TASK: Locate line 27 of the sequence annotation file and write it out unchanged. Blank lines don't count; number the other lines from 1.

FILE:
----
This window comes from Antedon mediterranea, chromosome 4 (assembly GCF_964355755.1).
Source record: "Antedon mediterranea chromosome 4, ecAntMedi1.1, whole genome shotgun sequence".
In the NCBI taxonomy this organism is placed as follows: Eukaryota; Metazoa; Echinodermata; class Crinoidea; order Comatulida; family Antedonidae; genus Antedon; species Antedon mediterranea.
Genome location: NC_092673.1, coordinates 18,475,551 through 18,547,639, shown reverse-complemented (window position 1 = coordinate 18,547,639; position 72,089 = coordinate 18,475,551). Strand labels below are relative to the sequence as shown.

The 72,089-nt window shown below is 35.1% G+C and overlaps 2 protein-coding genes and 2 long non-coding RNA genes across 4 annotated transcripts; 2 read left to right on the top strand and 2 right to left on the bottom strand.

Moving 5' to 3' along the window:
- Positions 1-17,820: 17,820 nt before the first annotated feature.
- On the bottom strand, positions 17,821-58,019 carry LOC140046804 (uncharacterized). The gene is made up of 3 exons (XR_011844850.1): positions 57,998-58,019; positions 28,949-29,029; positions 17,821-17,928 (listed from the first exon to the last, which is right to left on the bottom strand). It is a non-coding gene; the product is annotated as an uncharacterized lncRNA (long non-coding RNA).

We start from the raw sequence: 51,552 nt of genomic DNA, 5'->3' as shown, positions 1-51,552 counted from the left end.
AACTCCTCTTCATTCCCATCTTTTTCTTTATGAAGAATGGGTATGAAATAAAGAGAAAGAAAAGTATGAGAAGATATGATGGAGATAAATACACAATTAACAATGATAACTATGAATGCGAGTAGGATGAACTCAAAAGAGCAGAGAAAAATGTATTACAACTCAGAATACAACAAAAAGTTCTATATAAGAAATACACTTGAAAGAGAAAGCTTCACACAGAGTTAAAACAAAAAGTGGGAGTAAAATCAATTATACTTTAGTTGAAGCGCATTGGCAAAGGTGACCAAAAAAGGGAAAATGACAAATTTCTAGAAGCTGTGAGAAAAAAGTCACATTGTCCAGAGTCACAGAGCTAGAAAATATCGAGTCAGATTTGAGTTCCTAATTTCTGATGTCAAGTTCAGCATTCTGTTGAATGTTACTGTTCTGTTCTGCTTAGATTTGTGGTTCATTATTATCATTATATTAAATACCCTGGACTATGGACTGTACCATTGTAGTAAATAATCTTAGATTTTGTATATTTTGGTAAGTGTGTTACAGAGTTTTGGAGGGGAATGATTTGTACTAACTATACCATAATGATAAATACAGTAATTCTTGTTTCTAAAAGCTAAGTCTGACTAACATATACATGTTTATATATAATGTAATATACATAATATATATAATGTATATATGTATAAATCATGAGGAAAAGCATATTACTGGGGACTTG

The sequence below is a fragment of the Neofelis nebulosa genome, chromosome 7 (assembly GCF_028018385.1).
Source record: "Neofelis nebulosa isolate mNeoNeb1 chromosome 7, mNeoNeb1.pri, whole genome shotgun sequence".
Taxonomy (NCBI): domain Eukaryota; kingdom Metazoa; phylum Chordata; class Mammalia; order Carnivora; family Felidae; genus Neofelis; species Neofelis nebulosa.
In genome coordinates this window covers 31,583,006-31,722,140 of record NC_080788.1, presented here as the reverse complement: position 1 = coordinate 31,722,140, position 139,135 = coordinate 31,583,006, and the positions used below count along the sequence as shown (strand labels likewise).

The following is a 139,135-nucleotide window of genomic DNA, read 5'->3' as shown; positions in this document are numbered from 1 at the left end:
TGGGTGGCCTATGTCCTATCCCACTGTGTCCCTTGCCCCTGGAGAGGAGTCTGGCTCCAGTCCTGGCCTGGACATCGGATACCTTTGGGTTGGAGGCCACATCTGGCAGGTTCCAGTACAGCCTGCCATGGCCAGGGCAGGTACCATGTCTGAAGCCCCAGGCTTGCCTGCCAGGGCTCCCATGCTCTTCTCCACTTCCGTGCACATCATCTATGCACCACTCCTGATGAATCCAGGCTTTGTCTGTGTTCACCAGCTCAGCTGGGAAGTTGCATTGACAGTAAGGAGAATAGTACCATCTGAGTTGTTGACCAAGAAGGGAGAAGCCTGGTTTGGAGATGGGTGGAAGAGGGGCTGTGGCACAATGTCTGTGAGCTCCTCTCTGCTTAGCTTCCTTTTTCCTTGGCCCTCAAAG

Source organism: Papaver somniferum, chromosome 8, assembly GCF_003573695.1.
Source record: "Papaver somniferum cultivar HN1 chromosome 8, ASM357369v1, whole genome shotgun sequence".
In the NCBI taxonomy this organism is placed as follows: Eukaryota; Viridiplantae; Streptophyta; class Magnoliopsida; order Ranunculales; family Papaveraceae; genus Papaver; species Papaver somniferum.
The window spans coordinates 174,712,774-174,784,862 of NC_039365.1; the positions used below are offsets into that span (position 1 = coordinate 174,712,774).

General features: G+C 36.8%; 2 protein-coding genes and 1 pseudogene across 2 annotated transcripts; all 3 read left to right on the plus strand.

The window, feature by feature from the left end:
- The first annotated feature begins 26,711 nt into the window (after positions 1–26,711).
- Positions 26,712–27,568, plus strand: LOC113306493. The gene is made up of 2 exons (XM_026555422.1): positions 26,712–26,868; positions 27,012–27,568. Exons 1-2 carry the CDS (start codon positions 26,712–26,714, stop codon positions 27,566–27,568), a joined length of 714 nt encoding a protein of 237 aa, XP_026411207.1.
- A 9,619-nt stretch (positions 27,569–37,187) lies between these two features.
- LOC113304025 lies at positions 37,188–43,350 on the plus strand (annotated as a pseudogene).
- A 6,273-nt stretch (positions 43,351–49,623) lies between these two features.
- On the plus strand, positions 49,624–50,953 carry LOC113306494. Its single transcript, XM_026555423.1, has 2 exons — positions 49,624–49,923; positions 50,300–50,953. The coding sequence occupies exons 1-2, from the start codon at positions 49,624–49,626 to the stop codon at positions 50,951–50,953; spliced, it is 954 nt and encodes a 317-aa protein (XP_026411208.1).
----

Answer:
- A 6,273-nt stretch (positions 43,351–49,623) lies between these two features.